On Wednesday of this week, the grandly titled Chancellor of the Exchequer set out the UK government’s financial plans for the coming year and beyond. With his trademark red leather briefcase in hand, Philip Hammond set out to the House of Commons to deliver his speech with the key facts and figures we needed to know.
Because this was a Conservative Chancellor, part of a Conservative government, there was little actual good news for the majority of the country. Measures that will hit the working classes particularly hard include increased duty on cigarettes and high-alcohol ciders, though the tax-free personal allowance is due to rise to £11,850 and the minimum wage will rise slightly. Having said that, the threshold for the higher rate of tax is rising, too, to £46,350 and measures to reduce Stamp Duty for first-time home buyers are said to benefit sellers over buyers, in any case.
The bottom line
Let’s talk cold, hard cash.
Journalists for the Mirror reported calculations from the Resolution Foundation that this November 2017 Budget would leave poorer families £715 worse off per year, while richer families would gain £185, calling it a “no hope Budget”. They report that the Stamp Duty cut, while helpful to those who can afford to buy a home, could instead have been invested to benefit up to 40,000 individuals and families who need social housing by building new homes for people who need somewhere to rent.
As Natalie Bloomer said on politics.co.uk, “The government looked at the housing crisis and concluded that middle-class professionals who earn enough to be able to a get a mortgage on a £500,000 house are the ones who should be helped.
“Not the single mums who have been shipped out of London and dumped in damp bedsits with their kids. Not the young families who have been housed in a former office block in the middle of an industrial estate. These people, and there are thousands like them across the country, are not as important as upwardly mobile first-time buyers. Instead, they will just stay where they are, knowing that the wait for a permanent home will be a long and often fruitless one.”
The government is attempting to roll out a new welfare benefit, Universal Credit. Allegedly simpler than the myriad of benefits currently available, the roll out has been fraught with difficulties and has penalised those who need to claim it by forcing them to wait six weeks from the time of their application until they receive their first payment.
For anybody short of cash and in need of benefits, six weeks is an incredibly long time to wait (if I applied today, I would not receive a payment before the new year), and Hammond pledged a £1.5 billion package to “address concerns” around this new benefit, promising to reduce the wait to a marginally less scandalous five weeks.
A green Budget?
Hammond’s Budget has also let down those who were hoping to see more green initiatives funded and enabled by government cash.
Renewable power has not been funded, with subsidies delayed until 2025, leading Greenpeace to label this “one of the least green [Budgets] ever”. Oil and gas developers, on the other hand, were offered tax breaks; incentives that are simply not mitigated by a small increase in Vehicle Excise Duty.
Caroline Lucas, the co-leader of the Green Party, told Left Foot Forward, “Indeed continued tax breaks for oil & gas and the lack of serious new [investment] for solar risk locking us into a fossil fuelled future at the exact moment when we need to be leaving dirty energy sources in the ground.”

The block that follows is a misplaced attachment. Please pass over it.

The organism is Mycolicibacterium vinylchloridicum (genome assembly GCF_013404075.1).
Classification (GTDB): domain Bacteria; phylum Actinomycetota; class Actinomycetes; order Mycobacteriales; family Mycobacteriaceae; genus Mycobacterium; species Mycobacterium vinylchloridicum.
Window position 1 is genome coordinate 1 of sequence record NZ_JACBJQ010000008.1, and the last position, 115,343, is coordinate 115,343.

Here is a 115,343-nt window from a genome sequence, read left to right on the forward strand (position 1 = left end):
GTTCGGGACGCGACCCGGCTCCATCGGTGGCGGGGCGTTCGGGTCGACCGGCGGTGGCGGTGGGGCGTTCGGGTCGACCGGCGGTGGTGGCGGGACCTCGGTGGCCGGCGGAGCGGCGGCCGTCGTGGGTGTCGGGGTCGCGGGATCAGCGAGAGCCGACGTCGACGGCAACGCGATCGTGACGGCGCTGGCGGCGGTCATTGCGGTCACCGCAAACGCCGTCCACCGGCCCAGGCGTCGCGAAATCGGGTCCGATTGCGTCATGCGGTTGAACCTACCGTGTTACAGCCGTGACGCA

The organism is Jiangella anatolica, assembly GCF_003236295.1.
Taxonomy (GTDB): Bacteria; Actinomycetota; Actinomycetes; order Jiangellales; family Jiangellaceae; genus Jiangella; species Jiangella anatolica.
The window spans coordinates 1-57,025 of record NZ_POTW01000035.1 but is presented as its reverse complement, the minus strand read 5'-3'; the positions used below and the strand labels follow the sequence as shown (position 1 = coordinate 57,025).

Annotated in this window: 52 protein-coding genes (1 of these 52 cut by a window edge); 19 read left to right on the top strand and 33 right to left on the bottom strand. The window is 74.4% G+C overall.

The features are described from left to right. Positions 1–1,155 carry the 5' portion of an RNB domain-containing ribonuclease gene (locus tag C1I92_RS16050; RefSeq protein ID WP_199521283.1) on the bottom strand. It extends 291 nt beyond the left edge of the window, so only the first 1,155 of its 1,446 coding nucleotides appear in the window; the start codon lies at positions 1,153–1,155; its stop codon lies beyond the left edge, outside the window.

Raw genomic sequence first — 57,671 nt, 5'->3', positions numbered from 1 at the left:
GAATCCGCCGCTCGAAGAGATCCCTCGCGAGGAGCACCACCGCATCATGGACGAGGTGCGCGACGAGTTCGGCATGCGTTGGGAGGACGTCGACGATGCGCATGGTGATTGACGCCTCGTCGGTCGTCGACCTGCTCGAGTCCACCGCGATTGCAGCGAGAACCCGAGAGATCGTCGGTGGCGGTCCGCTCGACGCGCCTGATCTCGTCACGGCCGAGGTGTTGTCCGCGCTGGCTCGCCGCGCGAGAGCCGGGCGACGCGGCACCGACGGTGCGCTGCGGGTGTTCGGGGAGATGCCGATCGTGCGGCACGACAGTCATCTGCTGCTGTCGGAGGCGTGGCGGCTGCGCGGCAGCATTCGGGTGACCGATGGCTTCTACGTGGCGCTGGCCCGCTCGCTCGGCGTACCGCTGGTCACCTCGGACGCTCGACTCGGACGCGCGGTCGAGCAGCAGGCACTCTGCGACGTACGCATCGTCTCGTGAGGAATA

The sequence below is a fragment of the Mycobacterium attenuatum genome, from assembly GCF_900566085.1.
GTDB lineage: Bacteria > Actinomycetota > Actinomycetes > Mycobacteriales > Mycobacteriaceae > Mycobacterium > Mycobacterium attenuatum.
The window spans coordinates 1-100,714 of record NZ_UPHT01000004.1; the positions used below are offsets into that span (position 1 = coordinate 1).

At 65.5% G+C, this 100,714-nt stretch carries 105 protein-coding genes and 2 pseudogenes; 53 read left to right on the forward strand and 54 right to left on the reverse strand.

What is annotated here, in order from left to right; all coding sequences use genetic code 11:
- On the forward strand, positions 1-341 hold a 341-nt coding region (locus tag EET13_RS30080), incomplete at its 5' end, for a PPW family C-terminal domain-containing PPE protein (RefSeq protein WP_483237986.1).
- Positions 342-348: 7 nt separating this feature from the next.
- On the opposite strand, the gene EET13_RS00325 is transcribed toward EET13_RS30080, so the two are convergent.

What about the women?
We make up over half the population, but has this year’s Budget catered for our needs?
Unsurprisingly, that’s also a big, fat nope.
Back to the Stamp Duty abolition for first-time buyers, the Women’s Equality Party (WEP) positions this as an affront to women, who are “overrepresented in social housing” (which could have been built in significant amounts for the same amount of money) and “only make up 31% of people buying homes”.
The fact that women make up a lot of caring staff and personal carers of relatives and partners was also ignored, and the WEP criticise the Universal Credit rethink for essentially pasting over the cracks: “It is a relief that the Chancellor rowed back on some elements of the Universal Credit delivery under public pressure, including from Women’s Equality Party members. But he has made no changes to the design itself, which has been proven to affect women, black and minority ethnic people and disabled people the most, pushing them into poverty and keeping them in poverty. His claim that “work always pays” is simply not true; cuts and changes to the benefits and tax system mean black women stand to lose an average of £5,030 a year whether they are in employment or not.“
Funding for essential services
A tweet by Labour’s Andrew Fisher highlighted the dire impact of this Budget on the public services the entire country relies upon:
- “Not a penny more for mental health services
- Not a penny more for adult social care
- Not a penny more for the Police
- Not a penny more for the Fire Service
- Not a penny more for Children’s Services
- Not a penny more for schools (except maths teacher training)”
These essential services, long underfunded since the introduction of the ideological austerity cuts, are falling to pieces and the most vulnerable are the ones who will suffer the most.
It should come as no surprise that a right-wing government would fail to fund services that rich people can obtain with ease, such as schooling, healthcare and childhood support. The cut in Stamp Duty, while pitched as a great way of levelling the playing field, in fact will only benefit the minority who are in a position to buy a property anyway, and the Universal Credit ‘improvements’ will make a minor difference within a system that is letting down claimants at every turn.
Photo credit: EU2017EE/Creative Commons